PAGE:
It Shouldn't Be Easier To Travel Overseas Than To Regional Australia
Holiday-goers are being urged to travel to regional Australia and support rural economies during drought, but it's a big ask when it's cheaper at times to travel overseas instead.
In the midst of one of the most severe droughts on record, regional tourism is pegged as a key way to support the communities and producers that are the backbone of the nation.
The problem is, it’s too hard to get out there.
I’m from Griffith, NSW, which is by no means a small, rural town but rather a regional city with a population of about 26,000.
Agriculture is the driving force of its economy, as is tourism, and in times of drought both are vital but challenging to maintain.
In line with Cobar but further south, Griffith is a six hour drive to Sydney and five hours from Melbourne, or, as my mum describes it, “just that bit too far from everything”.
An unexpected move means I suddenly find myself in the predicament of having to fly home for an event, which shouldn’t be a problem as it’s just an hour flight from Sydney.
Except… with less than six weeks notice, the sole Sydney-Griffith airline’s booking page flashes back at me angry and red with phrases like “sold out” and “fewer than three seats remaining”.
So our options as a couple are: pay more than $800 in flights, an unrealistic 18-hour rail journey, or a 12-hour road trip in my Mazda 2 Neo (hey, it can fit a double swag in it, it can do anything).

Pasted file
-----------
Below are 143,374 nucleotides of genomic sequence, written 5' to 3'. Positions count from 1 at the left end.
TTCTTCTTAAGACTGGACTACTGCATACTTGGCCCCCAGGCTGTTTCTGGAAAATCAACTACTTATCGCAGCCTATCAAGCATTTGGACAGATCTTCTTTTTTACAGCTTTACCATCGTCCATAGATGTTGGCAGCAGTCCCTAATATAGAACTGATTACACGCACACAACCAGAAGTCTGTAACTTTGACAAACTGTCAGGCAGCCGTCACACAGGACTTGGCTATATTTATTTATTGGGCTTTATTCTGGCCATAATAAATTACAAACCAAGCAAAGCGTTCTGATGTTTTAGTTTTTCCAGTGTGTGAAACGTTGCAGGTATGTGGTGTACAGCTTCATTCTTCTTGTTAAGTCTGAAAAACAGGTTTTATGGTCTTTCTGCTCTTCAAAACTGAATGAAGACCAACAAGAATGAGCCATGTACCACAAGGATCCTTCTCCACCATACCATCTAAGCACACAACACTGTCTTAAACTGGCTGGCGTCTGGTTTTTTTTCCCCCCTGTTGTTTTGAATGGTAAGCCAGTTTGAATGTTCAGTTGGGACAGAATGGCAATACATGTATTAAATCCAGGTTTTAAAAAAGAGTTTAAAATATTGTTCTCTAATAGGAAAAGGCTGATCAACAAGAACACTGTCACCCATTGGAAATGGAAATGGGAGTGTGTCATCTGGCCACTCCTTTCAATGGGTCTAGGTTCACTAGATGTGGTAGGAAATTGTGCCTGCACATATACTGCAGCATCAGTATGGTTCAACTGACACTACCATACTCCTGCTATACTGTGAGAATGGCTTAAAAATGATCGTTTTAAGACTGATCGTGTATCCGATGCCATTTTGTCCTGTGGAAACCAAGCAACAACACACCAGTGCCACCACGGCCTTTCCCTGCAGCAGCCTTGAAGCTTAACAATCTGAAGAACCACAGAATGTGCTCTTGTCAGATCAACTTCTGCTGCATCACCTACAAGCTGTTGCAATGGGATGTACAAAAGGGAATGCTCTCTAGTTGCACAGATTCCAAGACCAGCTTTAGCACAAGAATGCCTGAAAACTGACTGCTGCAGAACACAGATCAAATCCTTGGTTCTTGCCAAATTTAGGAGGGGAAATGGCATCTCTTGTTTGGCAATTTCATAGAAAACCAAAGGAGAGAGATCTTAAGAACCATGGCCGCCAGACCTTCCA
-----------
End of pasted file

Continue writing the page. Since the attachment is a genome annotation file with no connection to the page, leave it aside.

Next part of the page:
Despite Griffith being one of the easier regional centres to get to, it would be cheaper for us to fly to New Zealand instead.
Still, we inland lovers will make the trek for our mates whether it blows an engine gasket or our budget.
But is it any wonder that those holiday hunters who don’t have country roots take their spending money out of the country instead?
Remembering this is the target group former Federal Minister for Agriculture, David Littleproud, so eloquently told to “get off your arse and get out there”.
Regional airlines are seemingly trying to do their bit; many have flight deals with regional councils in a bid to make communities more accessible.
Regional Express has a five-year deal with Griffith City Council enabling $130 dollar flights for 25 percent of its seats if booked day-of or more than a month in advance.
Still, predicaments like mine arise even with these incentives in place and it’s even harder for other communities.
Places like Walgett and Bourke have lacked regular passenger services for about a decade, some only just getting flights reinstated.
It’s an example of how the State Government can work with airlines to improve access to rural Australia; however, I don’t believe this work should stop with some of the state’s outermost communities.
All levels government should strive to invest more in regional infrastructure across roads, rail and air to support local tourism which is essential for many agriculture-driven communities in drought
Quite simply, it shouldn’t be easier to go overseas than head inland for a weekend.